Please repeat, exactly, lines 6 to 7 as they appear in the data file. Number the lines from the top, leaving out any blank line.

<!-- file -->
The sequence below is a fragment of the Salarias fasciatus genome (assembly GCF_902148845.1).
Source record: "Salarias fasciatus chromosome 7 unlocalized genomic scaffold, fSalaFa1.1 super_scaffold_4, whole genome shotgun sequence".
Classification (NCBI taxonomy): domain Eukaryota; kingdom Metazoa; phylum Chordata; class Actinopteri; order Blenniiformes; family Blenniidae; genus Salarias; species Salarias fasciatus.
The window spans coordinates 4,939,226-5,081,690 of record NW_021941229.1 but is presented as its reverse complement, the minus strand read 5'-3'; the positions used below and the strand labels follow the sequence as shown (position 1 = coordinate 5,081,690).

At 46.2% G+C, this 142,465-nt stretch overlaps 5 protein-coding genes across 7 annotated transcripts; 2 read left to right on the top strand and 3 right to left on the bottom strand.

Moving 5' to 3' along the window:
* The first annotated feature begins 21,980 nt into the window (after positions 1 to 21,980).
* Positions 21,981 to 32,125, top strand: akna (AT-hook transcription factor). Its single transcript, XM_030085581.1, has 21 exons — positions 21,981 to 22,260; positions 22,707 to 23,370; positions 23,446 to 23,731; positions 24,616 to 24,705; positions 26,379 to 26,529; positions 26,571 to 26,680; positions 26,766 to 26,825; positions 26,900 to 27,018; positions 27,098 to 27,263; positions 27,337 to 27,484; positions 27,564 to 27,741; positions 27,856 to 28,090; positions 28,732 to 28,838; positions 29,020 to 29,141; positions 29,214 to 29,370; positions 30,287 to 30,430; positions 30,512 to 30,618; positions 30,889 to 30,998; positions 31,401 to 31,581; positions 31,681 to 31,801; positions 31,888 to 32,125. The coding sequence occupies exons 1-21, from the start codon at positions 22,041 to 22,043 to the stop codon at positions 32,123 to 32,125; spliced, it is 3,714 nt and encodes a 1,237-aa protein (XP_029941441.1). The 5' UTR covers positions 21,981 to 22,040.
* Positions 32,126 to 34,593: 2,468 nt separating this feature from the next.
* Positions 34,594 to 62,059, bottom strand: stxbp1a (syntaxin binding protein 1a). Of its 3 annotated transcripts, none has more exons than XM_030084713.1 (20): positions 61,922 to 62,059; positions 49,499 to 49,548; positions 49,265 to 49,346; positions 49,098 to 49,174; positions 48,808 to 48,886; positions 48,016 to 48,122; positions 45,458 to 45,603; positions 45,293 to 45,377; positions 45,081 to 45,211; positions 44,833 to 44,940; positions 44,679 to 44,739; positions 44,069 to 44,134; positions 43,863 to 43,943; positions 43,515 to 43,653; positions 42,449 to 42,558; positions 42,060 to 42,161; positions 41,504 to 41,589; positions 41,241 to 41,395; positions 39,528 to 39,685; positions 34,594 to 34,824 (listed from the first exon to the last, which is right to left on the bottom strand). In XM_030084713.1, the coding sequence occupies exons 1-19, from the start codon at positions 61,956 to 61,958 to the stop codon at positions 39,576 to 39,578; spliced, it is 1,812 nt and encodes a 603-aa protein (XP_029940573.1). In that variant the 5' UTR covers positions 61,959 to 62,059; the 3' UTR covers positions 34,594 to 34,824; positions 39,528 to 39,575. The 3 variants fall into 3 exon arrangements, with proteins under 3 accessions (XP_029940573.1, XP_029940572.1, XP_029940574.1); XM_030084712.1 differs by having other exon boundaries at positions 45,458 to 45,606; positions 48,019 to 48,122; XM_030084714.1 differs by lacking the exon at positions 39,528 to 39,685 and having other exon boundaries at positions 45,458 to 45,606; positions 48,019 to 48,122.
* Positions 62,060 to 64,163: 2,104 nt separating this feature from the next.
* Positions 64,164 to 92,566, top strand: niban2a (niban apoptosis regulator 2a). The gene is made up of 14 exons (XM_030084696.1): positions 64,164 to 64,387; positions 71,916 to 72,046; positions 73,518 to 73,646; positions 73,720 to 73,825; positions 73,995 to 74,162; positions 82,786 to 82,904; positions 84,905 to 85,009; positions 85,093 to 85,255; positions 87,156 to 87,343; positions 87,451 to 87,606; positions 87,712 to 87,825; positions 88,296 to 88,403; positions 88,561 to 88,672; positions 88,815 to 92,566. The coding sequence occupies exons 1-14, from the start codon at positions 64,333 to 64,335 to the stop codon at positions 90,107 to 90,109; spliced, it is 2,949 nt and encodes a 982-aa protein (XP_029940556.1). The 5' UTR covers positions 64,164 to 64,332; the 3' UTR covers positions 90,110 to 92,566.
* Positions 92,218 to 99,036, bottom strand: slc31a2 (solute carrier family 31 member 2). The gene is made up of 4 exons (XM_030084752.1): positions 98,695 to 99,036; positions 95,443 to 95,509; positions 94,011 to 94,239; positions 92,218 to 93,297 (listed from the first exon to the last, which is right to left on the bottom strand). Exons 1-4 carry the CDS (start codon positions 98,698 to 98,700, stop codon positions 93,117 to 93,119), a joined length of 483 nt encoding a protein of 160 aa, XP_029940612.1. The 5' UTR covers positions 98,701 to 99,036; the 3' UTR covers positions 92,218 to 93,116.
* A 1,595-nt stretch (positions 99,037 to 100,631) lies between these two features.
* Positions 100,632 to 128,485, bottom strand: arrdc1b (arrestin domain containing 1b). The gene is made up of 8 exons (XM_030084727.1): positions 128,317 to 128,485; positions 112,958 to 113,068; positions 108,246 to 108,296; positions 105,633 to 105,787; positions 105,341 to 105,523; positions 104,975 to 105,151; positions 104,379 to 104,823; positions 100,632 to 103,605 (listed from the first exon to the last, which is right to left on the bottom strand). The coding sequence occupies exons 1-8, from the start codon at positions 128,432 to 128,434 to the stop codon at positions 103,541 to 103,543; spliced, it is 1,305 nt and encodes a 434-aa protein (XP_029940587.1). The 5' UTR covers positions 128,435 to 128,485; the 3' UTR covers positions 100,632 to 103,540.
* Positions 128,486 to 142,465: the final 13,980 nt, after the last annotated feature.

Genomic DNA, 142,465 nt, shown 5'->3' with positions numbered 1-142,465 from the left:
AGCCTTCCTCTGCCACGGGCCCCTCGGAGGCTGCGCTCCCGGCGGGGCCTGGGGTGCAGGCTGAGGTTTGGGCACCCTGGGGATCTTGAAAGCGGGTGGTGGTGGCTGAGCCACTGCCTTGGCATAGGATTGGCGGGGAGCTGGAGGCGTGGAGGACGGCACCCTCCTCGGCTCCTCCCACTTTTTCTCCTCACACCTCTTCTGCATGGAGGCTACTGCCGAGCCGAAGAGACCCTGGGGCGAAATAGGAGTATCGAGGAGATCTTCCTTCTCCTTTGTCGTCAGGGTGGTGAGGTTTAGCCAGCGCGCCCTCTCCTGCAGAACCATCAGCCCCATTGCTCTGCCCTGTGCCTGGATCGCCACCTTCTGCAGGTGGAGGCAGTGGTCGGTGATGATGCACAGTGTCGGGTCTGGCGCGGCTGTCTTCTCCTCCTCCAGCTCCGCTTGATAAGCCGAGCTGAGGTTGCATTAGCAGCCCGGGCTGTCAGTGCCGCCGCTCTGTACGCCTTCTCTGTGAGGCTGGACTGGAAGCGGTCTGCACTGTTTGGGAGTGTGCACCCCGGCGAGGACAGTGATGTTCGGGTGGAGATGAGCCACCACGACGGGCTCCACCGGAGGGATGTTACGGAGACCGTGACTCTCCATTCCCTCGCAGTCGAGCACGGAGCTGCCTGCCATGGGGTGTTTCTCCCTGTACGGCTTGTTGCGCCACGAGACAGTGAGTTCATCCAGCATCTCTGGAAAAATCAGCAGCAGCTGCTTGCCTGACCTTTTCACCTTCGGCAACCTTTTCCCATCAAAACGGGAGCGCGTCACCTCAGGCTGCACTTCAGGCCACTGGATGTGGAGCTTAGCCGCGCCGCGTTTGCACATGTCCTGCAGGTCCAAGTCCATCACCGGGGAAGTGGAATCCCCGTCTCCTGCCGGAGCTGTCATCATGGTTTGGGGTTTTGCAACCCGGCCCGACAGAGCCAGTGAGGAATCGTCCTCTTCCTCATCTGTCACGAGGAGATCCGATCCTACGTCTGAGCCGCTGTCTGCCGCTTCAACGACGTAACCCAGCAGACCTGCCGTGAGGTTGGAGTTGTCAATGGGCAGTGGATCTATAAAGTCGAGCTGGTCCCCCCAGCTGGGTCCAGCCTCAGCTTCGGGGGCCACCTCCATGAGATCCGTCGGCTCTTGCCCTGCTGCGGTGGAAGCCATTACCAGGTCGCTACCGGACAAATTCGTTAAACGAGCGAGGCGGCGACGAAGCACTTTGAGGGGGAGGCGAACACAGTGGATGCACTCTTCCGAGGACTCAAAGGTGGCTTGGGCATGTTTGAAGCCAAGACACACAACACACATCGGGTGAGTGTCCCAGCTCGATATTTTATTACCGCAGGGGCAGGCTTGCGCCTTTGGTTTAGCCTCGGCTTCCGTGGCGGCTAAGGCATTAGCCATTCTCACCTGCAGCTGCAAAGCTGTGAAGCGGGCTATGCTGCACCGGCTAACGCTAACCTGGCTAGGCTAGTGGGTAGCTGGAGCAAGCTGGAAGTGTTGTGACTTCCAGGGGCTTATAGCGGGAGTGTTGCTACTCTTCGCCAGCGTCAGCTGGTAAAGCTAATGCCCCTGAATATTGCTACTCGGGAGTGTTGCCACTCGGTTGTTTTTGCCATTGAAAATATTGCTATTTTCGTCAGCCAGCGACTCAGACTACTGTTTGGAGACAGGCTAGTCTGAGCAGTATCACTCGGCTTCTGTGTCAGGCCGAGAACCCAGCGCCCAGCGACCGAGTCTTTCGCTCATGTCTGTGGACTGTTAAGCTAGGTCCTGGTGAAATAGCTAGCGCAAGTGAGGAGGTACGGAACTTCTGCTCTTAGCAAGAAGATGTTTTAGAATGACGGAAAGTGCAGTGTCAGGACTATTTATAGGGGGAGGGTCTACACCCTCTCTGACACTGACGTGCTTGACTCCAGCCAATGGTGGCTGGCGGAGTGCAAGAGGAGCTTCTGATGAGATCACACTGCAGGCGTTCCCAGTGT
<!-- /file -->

Moving 5' to 3' along the window:
* The first annotated feature begins 21,980 nt into the window (after positions 1 to 21,980).